Greg Goeken and Sean Saenger have a career that's unraveling.

Yard by yard, they are gathering wool from old discarded sweaters and turning it back into fresh fiber ready to be fashioned into blankets, shawls, hats, mittens or even another sweater.

Call it yarn 2.0.

Their new Austin company, Yarn Harvest, is devoted to recycling and repurposing a valuable natural fiber before it ends up in a landfill or in the rag trade.

It's a green company that deals in every color you can think of.

Multihued sweaters spill off an old couch in the garage of Goeken's East Austin home, where the business is based. More sweaters fill a tall box in the corner. Red, yellow, blue, pink, brown, gray, beige, black and green skeins of yarn hang from the walls. "Instead of growing new wool, we grow sweaters and harvest the yarn as opposed to raising sheep for wool," said Goeken, managing director of the company. "It's finding a different thing to harvest."

And the crop of castoff wool sweaters just keeps growing in America, fertilized by a throw-away culture.

Yarn Harvest gets sweaters from thrift stores, yard sales, wholesale textile dealers and donations. The second-hand sweaters are unwound; the yarn is washed in all-natural soap and fabric softener and then hung to dry so the kinky yarn will relax. Then, skeins of 126 yards are twisted and labeled to sell.

The two young men behind Yarn Harvest are unlikely yarn wranglers. Neither one knew how to knit, crochet or weave.

They have been friends since attending high school together in Johnson City. They were raised on ranches just a few miles apart and often rode four-wheelers to visit each other.

After high school, Saenger, 25, joined the Navy and spent five years working as an electronics technician on a frigate. He's now attending Austin Community College in hopes of obtaining a degree in mass communication. He also plays drums in a country band called Hilltown.

Goeken, 26, went to the University of Colorado in Boulder and earned a degree in economics in 2006. He then spent a year in Serbia working with teenagers interested in activist politics. One of his Serbian friends asked Goeken to help him import U.S. clothing once he returned to Texas.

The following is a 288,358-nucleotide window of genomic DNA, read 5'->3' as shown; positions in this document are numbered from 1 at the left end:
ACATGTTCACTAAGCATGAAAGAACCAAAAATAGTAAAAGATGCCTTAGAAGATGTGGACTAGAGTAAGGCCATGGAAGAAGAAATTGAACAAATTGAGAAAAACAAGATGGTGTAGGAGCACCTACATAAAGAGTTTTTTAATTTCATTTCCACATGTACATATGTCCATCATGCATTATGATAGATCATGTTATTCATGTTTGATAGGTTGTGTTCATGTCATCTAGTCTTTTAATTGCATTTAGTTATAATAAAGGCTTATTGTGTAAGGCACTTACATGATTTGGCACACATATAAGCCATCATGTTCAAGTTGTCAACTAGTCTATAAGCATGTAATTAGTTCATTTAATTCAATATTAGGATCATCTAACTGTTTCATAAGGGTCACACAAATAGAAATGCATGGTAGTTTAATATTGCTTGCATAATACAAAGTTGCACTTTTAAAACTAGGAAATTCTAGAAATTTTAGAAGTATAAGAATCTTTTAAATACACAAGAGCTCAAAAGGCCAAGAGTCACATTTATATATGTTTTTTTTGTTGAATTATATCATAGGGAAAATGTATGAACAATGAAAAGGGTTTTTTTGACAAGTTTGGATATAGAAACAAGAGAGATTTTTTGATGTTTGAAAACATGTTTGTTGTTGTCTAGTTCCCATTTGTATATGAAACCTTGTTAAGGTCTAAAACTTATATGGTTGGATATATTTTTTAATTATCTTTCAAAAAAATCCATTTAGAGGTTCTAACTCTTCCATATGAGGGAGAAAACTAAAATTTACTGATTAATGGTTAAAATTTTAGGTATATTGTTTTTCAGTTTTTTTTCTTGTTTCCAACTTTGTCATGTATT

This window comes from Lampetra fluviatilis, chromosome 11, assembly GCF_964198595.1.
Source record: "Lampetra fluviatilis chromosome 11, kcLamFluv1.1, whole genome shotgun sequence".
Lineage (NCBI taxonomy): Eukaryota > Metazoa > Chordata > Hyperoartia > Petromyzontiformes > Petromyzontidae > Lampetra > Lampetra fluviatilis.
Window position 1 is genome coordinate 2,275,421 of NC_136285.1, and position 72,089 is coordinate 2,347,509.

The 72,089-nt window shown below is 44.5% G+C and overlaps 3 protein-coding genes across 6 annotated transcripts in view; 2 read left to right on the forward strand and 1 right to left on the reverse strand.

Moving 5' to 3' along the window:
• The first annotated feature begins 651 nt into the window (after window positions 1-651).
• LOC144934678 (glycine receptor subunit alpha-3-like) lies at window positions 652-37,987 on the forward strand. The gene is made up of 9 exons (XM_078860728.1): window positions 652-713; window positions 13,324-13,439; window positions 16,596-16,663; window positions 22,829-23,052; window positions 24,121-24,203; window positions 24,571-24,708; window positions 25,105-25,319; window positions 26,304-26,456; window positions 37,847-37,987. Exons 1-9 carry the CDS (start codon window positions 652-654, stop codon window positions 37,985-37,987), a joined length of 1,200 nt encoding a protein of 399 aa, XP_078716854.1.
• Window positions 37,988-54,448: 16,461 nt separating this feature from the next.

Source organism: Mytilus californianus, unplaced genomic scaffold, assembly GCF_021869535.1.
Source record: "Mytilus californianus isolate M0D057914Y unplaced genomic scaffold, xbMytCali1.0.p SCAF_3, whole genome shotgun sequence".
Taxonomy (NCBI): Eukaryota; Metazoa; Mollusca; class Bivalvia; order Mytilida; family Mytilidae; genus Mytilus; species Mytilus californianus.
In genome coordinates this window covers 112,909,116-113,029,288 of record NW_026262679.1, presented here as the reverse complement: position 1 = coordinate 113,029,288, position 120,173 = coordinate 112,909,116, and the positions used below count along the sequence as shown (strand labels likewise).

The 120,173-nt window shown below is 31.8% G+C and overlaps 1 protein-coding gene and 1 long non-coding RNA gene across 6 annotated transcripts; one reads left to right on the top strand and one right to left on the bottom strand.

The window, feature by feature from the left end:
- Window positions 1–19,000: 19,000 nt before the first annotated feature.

While researching the clothing business, Goeken ran across information about how to unravel old sweaters and reuse the yarn.

He and Saenger were interested in starting a business together, so they settled on the little-known recycled yarn world.

"It was definitely kind of random," Goeken said.

The two friends spent last summer learning about fiber and the discarded clothing trade. They also worked up a way to unravel a sweater that's more efficient than the fiddly method of pulling it apart by hand. Saenger, relying on his mechanical and electronic skills, rigged up a mechanized way to turn a sweater into yarn. It takes an average of about an hour and a half to unravel a sweater, wind it up, wash it and hang to dry, they said.

Yarn Harvest skeins sell for $8.99-$9.99. They are sold at Austin gift stores Parts & Labour and Goods East, and HOPE Farmer's Market, held every Sunday from 11 a.m. to 3 p.m. at 414 Waller St. Several fiber and yarn shops sell the Yarn Harvest line, including Yarnorama! in Paige, Old Oaks Ranch fiber arts center in Wimberley and the Tinsmith's Wife in Comfort. A limited amount of yarn is available on the Yarn Harvest Web site, www.yarnharvest.com.

In March, the Stitch Lab sewing and craft studio on South First Street hosted a trunk show for Yarn Harvest. Austin's most famous knitter, Vickie Howell, bought two skeins of cream-colored Yarn Harvest wool after she finished teaching a knitting class. Howell has written six books about knitting, crocheting and the craft community and has hosted a DIY network television show about knitting. She has just been named the new spokesperson for Caron International, a major U.S. yarn company based in North Carolina.

"Yarn Harvest is the eco-knitter's dream come true," Howell said. "Beautiful natural fiber is given new life."

Sales for Yarn Harvest are steady, and the two partners have pulled apart about 150 sweaters since the business was launched last October, funded by the men's personal savings.

"Things are on track," Goeken said. "We are doing well enough to pay our bills and continue production, with just enough left over to save for the future. So we think things are going very well. We're happy with where we are now, but excited and ready to keep growing."

Unraveling sweaters and reusing the yarn is not a new concept. Fiber enthusiasts have been pulling apart their handmade items for centuries to get yarn for new projects. But during the past decade, the green movement has provided new momentum for repurposing yarn. And the Web has allowed crafters to sell recycled fiber, or thrifted sweaters ready for repurposing, on sites such as eBay and Etsy.com. Even Rowan, the highly respected British yarn company, is selling a line of yarns made by carding the fibers of used garments and respinning the yarn.

The Yarn Harvest partners say they have been embraced by the Austin community.

"I feel like we're part of Austin," Saenger said as he unraveled a large red J. Crew wool sweater. "We're really fitting into the nature of going green and being environmentally friendly. So far, we've only had great feedback."

They are doing everything they can to make the fiber go farther.

Some wool sweaters knit with multicolored designs do not lend themselves to easy unraveling. Yarn Harvest has started washing those sweaters in hot water to shrink them in order to sell the resulting felted fabric to crafters interested in sewing purses, hats and leg warmers. Yarn Harvest also sells buttons from discarded sweaters for 10-50 cents apiece.

These two first-chance entrepreneurs with a second-time-around product hope for a long fiber future.

dgamino@statesman.com; 445-3675